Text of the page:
The F3L was an expensive project that never finished a race, but it’s one of the most radical-looking competition Fords of all time.
Alan Mann was already one of Ford’s favourite sons when, in 1967, he got together with Ford’s Walter Hayes, and persuaded him that a super-slippery DFV-powered racing sports car could be a great success. This was originally coded P68, but would later become known as the F3L.
Goodyear and Castrol provided most of the capital needed to build the car, and Ford chipped in with the loan of a DFV engine. With Len Bailey as his chief designer at Byfleet, and with the Alan Mann Racing workforce putting in insane hours, Alan Mann saw two sleek red-and-gold F3L coupes manufactured, the first being completed, and launched, in March 1968. A third car, still not completed by the end of the 1968 season, was never used.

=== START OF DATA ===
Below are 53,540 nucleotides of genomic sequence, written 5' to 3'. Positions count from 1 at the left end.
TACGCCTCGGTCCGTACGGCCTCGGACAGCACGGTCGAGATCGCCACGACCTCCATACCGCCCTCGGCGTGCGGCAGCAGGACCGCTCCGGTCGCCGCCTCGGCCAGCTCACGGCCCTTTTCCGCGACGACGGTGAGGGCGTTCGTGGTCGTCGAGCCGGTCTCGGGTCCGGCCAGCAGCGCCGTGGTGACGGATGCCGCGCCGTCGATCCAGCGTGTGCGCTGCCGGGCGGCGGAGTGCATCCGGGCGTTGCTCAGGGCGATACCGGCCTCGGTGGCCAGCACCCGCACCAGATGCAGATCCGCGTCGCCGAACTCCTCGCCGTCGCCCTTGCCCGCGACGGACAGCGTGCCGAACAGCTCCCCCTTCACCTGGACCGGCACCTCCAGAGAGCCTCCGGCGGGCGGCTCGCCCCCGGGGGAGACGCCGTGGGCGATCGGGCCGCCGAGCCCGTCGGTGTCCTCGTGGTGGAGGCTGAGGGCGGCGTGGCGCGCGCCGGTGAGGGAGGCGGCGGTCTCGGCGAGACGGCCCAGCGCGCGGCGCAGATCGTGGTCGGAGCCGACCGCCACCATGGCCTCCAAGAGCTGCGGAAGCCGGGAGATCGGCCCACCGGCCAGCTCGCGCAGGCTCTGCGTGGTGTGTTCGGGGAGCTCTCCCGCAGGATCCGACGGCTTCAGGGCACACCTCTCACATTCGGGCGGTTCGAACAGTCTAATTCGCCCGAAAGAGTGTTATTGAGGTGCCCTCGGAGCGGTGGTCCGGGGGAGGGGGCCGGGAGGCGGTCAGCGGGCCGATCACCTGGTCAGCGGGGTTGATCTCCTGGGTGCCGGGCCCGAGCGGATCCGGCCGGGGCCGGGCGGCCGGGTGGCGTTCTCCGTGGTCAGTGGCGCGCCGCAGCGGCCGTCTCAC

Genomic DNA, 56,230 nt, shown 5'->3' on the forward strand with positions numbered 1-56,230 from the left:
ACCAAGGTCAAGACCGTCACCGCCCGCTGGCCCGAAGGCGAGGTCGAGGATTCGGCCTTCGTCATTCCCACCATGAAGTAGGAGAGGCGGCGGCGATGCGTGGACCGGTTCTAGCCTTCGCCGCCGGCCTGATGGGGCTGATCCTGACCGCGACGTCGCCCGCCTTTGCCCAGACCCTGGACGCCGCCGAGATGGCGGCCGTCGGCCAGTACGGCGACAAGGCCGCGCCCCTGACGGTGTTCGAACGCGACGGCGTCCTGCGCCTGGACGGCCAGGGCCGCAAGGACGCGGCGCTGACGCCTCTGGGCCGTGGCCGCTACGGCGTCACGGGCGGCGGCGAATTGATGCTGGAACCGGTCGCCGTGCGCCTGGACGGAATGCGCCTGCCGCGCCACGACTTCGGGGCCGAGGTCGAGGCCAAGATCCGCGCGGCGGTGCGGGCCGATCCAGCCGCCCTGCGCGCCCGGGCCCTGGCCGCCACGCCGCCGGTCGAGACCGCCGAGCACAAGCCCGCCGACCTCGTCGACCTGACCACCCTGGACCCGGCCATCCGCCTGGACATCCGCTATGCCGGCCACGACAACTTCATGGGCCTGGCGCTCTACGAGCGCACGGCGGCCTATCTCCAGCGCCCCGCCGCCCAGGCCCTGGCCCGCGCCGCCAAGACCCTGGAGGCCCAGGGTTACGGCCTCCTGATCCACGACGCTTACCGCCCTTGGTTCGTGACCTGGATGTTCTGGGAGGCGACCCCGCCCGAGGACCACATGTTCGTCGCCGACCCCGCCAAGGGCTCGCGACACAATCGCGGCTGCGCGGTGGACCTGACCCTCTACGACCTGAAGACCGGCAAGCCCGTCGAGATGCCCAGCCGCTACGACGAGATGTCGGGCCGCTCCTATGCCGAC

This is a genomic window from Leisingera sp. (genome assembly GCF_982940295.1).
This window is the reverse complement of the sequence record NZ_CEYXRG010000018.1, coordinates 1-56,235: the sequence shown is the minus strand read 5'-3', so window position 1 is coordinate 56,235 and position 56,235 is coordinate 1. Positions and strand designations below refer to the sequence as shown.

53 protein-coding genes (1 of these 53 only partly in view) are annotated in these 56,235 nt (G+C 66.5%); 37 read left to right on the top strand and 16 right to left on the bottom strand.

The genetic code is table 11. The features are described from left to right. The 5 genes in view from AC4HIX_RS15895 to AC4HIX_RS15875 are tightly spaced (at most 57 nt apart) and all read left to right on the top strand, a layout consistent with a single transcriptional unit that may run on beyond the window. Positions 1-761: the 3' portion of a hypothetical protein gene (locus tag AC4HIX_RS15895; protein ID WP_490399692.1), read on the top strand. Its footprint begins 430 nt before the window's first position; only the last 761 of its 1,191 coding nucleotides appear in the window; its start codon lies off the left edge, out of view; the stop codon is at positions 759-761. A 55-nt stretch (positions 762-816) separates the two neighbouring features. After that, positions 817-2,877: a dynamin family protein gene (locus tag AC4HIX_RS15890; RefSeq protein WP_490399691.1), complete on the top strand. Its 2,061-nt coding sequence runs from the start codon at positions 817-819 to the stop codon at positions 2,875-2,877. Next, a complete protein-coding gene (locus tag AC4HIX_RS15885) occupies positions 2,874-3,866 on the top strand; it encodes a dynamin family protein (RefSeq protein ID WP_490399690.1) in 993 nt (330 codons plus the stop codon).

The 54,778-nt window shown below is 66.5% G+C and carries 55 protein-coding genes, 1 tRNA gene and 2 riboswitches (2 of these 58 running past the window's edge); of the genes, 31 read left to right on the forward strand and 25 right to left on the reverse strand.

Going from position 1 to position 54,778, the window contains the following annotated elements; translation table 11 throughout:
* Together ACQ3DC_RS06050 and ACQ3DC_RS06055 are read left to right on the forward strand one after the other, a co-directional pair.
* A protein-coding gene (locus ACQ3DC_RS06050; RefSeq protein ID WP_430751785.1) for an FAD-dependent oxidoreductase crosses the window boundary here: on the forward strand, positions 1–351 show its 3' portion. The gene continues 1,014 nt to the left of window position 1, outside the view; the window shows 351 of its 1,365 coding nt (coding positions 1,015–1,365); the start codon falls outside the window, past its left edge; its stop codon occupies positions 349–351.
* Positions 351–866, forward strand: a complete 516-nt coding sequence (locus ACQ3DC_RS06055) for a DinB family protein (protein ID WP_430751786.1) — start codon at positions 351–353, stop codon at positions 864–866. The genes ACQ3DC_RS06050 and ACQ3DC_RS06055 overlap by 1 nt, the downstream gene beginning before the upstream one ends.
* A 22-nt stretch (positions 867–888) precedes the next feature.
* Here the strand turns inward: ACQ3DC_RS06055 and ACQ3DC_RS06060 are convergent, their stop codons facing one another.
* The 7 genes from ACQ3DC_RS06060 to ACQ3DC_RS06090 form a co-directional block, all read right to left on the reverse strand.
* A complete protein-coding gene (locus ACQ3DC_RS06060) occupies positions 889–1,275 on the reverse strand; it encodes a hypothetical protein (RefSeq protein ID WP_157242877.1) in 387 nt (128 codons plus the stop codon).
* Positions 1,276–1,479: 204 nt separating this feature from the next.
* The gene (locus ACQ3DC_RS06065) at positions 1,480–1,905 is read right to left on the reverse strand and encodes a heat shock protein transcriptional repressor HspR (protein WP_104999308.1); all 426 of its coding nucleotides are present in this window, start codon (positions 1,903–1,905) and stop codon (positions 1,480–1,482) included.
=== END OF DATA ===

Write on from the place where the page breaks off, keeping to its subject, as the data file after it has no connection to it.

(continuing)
‘If it looks right, it should be right’ is a cliche which did not apply to the F3L. Although it looked astonishingly beautiful, it rarely worked properly and, the fact is, that it never finished a race in 1968. One problem was the lack of aerodynamic stability at high speed, another being the unsuitability of the DFV engine as an endurance power unit.
A series of unexpected failures, including a horrifying accident at the Nürburgring which badly injured the driver, Chris Irwin, was extremely disheartening, especially as that completely wrote off one of the only two cars: it was never recreated. The fact that the F3L, when fresh and running properly, was undoubtedly competitive against the fastest Porsches and Ferraris of the day, did not help. For 1969 AMR not only worked on the aerodynamics of the F3L coupe, with massive spoilers, but also built up a rather less pretty open P69 version of the car. This, though much lighter than the coupe, was also not a success, and did not finish a race either.
Later in 1969, AMR returned the surviving two P68s and the single P69 to Ford Motorsport at Boreham. Within a year, the P69 had been cut up, and the two P68s were sold off to Tom Wheatcroft’s Donington Museum. Many years later, both those cars survive, in private hands.
Story Graham Robson
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